Today we’re back to considering how the people of Kanto think of the world around them, what we might call “Nature.” A few posts ago, I speculated that Kanto’s wilderness may in fact be more or less a large, intentionally rugged park. The strongest evidence for this includes the way Ash and friends can travel on well-maintained footpaths even through fragile ecosystems like Mt. Moon. Episode ten, “Bulbasaur and the Secret Village,” seems to support this speculation. In this episode we encounter Melanie, who’s desperately trying to create a space that is inaccessible to other humans and maybe trying to restore a “natural order”—i.e., a non-human space—for the pokémon in that area. In the end, her goals are hard to suss out, but I’ll offer a few speculations anyway.

BulbasaurDefender

“You shall not harm this poor turnip today!”

In episode ten Ash and co. get lost. Not dangerously lost in the woods, though, more like, not sure if they’re on the right road. Misty attempts to catch an oddish and her starmie beats it up, but it’s saved by a bulbasaur who leaps from the bushes to fight off the attacking trainers and ‘mon and disappears back into the undergrowth.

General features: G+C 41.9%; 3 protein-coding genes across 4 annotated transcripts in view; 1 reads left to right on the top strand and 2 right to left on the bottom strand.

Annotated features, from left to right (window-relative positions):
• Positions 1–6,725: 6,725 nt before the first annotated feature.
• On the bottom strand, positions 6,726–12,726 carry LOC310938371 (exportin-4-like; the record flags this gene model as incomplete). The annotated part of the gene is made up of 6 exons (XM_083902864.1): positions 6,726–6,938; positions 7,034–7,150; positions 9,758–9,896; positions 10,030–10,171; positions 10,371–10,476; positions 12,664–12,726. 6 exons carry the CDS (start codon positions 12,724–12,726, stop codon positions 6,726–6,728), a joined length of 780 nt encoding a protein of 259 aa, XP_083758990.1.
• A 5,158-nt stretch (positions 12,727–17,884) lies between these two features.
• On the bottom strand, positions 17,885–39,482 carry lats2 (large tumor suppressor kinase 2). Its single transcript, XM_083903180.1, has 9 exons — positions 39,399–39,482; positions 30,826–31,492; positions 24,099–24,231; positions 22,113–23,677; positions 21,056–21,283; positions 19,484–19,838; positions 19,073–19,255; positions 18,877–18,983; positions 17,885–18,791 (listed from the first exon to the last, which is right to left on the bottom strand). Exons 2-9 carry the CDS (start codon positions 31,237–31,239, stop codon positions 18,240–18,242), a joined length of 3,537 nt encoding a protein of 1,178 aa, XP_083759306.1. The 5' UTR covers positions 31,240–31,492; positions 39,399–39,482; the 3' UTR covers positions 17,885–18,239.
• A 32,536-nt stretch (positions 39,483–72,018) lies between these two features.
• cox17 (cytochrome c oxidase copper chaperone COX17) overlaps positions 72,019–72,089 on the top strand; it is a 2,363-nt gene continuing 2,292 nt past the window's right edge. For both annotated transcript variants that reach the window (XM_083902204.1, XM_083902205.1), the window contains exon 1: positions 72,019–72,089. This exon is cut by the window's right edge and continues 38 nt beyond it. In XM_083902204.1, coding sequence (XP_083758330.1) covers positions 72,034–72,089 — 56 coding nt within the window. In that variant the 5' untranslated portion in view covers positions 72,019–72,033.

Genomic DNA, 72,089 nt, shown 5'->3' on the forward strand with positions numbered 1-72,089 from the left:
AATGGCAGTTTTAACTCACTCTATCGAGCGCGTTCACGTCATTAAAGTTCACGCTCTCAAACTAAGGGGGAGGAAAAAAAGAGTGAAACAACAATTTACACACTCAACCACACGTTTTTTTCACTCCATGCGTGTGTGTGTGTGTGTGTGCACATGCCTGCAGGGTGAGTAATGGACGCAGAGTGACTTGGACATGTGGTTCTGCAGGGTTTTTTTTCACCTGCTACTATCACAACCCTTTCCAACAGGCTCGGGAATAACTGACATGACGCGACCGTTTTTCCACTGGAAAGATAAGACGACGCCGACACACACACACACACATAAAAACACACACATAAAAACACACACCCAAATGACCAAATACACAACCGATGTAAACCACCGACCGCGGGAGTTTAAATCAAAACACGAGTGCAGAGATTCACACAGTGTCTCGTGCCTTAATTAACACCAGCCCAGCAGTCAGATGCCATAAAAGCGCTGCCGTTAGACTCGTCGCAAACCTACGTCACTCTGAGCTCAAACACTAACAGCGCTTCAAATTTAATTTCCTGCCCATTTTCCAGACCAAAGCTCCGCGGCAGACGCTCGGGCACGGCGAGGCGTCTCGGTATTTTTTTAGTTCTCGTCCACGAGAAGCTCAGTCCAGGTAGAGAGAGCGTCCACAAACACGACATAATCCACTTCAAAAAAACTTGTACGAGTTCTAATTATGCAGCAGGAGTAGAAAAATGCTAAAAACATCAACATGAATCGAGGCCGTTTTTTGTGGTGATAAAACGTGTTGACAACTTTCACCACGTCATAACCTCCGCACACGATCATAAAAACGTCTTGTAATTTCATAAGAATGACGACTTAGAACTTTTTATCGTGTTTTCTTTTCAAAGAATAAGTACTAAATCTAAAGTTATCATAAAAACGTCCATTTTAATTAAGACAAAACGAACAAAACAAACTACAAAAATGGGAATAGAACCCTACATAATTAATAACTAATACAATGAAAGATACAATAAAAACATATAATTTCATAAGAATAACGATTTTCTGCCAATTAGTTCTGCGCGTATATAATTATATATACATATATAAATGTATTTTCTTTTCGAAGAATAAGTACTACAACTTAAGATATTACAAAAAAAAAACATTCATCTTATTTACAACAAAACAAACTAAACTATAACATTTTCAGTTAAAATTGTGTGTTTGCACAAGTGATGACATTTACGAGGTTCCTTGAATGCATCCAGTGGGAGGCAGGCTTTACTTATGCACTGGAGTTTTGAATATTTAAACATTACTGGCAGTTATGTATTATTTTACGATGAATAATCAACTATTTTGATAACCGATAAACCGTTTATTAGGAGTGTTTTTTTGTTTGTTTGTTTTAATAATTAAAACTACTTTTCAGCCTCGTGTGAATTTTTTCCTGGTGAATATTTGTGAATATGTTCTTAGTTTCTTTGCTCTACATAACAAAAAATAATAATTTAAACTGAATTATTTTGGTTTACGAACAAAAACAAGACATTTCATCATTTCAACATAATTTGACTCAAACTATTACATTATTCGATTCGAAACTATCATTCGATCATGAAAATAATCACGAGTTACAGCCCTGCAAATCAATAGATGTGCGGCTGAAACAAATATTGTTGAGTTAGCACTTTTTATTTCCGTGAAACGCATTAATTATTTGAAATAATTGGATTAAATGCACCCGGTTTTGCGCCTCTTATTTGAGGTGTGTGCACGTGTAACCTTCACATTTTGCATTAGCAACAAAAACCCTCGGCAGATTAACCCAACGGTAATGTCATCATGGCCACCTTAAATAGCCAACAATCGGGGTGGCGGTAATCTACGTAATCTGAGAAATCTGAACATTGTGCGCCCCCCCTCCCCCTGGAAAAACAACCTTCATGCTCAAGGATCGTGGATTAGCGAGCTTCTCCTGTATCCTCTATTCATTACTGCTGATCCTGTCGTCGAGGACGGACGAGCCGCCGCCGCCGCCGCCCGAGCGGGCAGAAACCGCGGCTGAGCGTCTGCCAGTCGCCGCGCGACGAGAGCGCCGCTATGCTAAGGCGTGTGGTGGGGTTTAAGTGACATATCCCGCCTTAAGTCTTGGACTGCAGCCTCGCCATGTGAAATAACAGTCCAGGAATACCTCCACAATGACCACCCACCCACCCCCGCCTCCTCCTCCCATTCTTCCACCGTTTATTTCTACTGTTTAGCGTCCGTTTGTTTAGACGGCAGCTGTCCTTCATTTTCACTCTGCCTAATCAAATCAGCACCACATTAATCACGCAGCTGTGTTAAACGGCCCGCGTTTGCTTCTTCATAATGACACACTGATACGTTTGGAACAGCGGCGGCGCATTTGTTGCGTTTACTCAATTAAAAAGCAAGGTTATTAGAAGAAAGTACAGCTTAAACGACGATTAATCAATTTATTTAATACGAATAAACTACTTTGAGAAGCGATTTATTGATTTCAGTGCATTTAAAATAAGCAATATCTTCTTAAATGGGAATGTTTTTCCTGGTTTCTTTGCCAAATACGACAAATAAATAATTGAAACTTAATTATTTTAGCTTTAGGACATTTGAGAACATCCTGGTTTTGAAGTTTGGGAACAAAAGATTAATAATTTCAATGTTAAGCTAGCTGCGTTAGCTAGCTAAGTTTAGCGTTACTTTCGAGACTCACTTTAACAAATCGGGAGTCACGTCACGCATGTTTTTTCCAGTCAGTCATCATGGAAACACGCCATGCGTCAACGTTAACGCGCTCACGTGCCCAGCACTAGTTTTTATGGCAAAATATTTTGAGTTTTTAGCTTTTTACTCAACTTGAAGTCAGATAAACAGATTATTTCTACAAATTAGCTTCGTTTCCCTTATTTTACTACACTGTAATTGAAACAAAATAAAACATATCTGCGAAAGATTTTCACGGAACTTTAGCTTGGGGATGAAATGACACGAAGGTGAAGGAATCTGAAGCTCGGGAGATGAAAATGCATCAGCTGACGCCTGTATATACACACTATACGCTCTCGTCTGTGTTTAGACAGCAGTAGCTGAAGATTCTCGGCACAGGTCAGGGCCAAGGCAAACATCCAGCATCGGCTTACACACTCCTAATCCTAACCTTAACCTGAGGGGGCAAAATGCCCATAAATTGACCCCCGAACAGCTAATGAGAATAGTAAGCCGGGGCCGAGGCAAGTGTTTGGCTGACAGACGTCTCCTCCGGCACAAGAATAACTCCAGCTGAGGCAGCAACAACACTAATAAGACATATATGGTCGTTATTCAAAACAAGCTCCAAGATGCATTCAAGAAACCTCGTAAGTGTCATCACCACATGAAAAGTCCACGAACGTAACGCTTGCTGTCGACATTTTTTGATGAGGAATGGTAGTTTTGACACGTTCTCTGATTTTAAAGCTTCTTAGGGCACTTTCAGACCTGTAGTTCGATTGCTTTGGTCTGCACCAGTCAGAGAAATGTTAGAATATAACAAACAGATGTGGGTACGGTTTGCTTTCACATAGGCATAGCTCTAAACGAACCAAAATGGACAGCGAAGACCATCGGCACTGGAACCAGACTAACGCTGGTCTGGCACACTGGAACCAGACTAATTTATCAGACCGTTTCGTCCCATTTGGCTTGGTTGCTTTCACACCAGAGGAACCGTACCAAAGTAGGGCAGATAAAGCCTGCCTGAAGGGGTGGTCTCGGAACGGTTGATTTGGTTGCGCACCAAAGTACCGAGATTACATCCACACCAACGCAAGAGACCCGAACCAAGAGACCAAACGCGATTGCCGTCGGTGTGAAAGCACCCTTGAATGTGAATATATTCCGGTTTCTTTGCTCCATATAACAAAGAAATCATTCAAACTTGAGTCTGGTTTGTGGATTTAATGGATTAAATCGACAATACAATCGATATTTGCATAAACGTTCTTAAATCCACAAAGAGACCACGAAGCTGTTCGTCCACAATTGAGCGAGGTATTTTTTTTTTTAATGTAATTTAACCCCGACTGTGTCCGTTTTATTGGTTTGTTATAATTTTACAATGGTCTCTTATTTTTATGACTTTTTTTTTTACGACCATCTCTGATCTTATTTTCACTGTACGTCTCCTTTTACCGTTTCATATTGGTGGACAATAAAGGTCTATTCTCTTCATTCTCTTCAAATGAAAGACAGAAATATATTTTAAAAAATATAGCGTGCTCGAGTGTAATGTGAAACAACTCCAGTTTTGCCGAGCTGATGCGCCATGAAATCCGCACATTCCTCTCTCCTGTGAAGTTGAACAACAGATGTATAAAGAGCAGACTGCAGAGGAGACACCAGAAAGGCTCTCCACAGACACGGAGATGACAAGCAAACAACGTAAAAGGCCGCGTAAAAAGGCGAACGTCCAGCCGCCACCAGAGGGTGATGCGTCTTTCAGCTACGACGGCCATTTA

BulbasaurPuff

He comes in all badass and then makes this face. This is why he’s my fav.

Later a rope bridge1 snaps, dumping Brock in a dangerously rocky river; then Ash and Misty fall into a pit trap and later get scooped up in one of those net traps that hang you from trees. Scoop nets? Tree traps? The ewok special? (I did a good amount of googling to find the technical term, but no joy, so I’m going with “an ewok scoopy-net dangle trap.” Ooo, ooo, band name!) Brock shows up to rescue them and they discover that the traps were set by Melanie, a young woman who’s created a haven for weak and abandoned pokémon. The traps keep trainers out of the village and give the pokémon a place to rest.  The bulbasaur is a volunteer who fights off trainers that get too close. Ash, Misty, and Brock all seem to understand, and Misty agrees that “Only bad guys try to capture sick pokémon!” imageMelanie is kind but also the most dangerous character we’ve encountered. Team Rocket is more sinister and malevolent, but Melanie is the only one who’s actively sought to harm anyone. Her drastic measures underscore her desperation to create a place where no other humans can safely come.

A few other things mark her as an environmental extremist. She rehabilitates the wounded pokémon but doesn’t use manufactured medication (i.e., potions) and she says she “isn’t qualified to be a pokémon doctor.” Instead she makes medicine from local plants. Living alone, administering herbal medication to wild pokémon in as remote a location as you can find in Kanto, Melanie is obviously a marginal figure.